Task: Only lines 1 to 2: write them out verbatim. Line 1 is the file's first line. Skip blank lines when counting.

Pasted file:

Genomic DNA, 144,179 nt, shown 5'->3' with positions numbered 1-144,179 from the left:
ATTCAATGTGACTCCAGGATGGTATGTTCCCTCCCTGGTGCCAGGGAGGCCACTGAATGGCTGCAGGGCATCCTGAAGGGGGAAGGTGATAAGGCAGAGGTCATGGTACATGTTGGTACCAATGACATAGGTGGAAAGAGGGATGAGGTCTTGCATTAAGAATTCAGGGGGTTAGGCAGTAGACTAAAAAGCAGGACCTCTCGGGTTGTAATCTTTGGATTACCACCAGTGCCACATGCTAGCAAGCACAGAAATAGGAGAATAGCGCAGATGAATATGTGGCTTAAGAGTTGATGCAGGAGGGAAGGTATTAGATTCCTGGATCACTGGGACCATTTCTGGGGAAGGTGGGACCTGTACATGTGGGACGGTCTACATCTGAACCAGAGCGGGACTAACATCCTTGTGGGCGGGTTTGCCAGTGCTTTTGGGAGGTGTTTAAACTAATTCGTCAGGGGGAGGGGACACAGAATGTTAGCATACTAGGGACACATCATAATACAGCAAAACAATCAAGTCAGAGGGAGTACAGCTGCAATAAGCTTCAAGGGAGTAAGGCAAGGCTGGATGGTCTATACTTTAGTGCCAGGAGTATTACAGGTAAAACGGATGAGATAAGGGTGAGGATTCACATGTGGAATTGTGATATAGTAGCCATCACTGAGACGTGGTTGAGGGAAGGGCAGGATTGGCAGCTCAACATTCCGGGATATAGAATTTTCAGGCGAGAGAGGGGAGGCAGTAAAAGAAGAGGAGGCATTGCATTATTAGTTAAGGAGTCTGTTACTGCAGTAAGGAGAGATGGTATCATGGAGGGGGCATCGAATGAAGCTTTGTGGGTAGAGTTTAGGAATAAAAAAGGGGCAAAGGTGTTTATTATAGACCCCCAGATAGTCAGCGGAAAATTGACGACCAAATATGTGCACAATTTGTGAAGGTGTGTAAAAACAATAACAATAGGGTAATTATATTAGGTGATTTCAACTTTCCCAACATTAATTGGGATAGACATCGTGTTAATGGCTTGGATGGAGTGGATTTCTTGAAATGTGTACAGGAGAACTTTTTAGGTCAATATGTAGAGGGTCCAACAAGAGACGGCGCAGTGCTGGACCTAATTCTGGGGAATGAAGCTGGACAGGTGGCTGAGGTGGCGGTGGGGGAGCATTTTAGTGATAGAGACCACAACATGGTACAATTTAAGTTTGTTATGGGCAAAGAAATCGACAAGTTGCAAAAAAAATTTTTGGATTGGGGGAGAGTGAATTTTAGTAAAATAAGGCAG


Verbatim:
Genomic DNA, 144,179 nt, shown 5'->3' with positions numbered 1-144,179 from the left:
ATTCAATGTGACTCCAGGATGGTATGTTCCCTCCCTGGTGCCAGGGAGGCCACTGAATGGCTGCAGGGCATCCTGAAGGGGGAAGGTGATAAGGCAGAGGTCATGGTACATGTTGGTACCAATGACATAGGTGGAAAGAGGGATGAGGTCTTGCATTAAGAATTCAGGGGGTTAGGCAGTAGACTAAAAAGCAGGACCTCTCGGGTTGTAATCTTTGGATTACCACCAGTGCCACATGCTAGCAAGCACAGAAATAGGAGAATAGCGCAGATGAATATGTGGCTTAAGAGTTGATGCAGGAGGGAAGGTATTAGATTCCTGGATCACTGGGACCATTTCTGGGGAAGGTGGGACCTGTACATGTGGGACGGTCTACATCTGAACCAGAGCGGGACTAACATCCTTGTGGGCGGGTTTGCCAGTGCTTTTGGGAGGTGTTTAAACTAATTCGTCAGGGGGAGGGGACACAGAATGTTAGCATACTAGGGACACATCATAATACAGCAAAACAATCAAGTCAGAGGGAGTACAGCTGCAATAAGCTTCAAGGGAGTAAGGCAAGGCTGGATGGTCTATACTTTAGTGCCAGGAGTATTACAGGTAAAACGGATGAGATAAGGGTGAGGATTCACATGTGGAATTGTGATATAGTAGCCATCACTGAGACGTGGTTGAGGGAAGGGCAGGATTGGCAGCTCAACATTCCGGGATATAGAATTTTCAGGCGAGAGAGGGGAGGCAGTAAAAGAAGAGGAGGCATTGCATTATTAGTTAAGGAGTCTGTTACTGCAGTAAGGAGAGATGGTATCATGGAGGGGGCATCGAATGAAGCTTTGTGGGTAGAGTTTAGGAATAAAAAAGGGGCAAAGGTGTTTATTATAGACCCCCAGATAGTCAGCGGAAAATTGACGACCAAATATGTGCACAATTTGTGAAGGTGTGTAAAAACAATAACAATAGGGTAATTATATTAGGTGATTTCAACTTTCCCAACATTAATTGGGATAGACATCGTGTTAATGGCTTGGATGGAGTGGATTTCTTGAAATGTGTACAGGAGAACTTTTTAGGTCAATATGTAGAGGGTCCAACAAGAGACGGCGCAGTGCTGGACCTAATTCTGGGGAATGAAGCTGGACAGGTGGCTGAGGTGGCGGTGGGGGAGCATTTTAGTGATAGAGACCACAACATGGTACAATTTAAGTTTGTTATGGGCAAAGAAATCGACAAGTTGCAAAAAAAATTTTTGGATTGGGGGAGAGTGAATTTTAGTAAAATAAGGCAG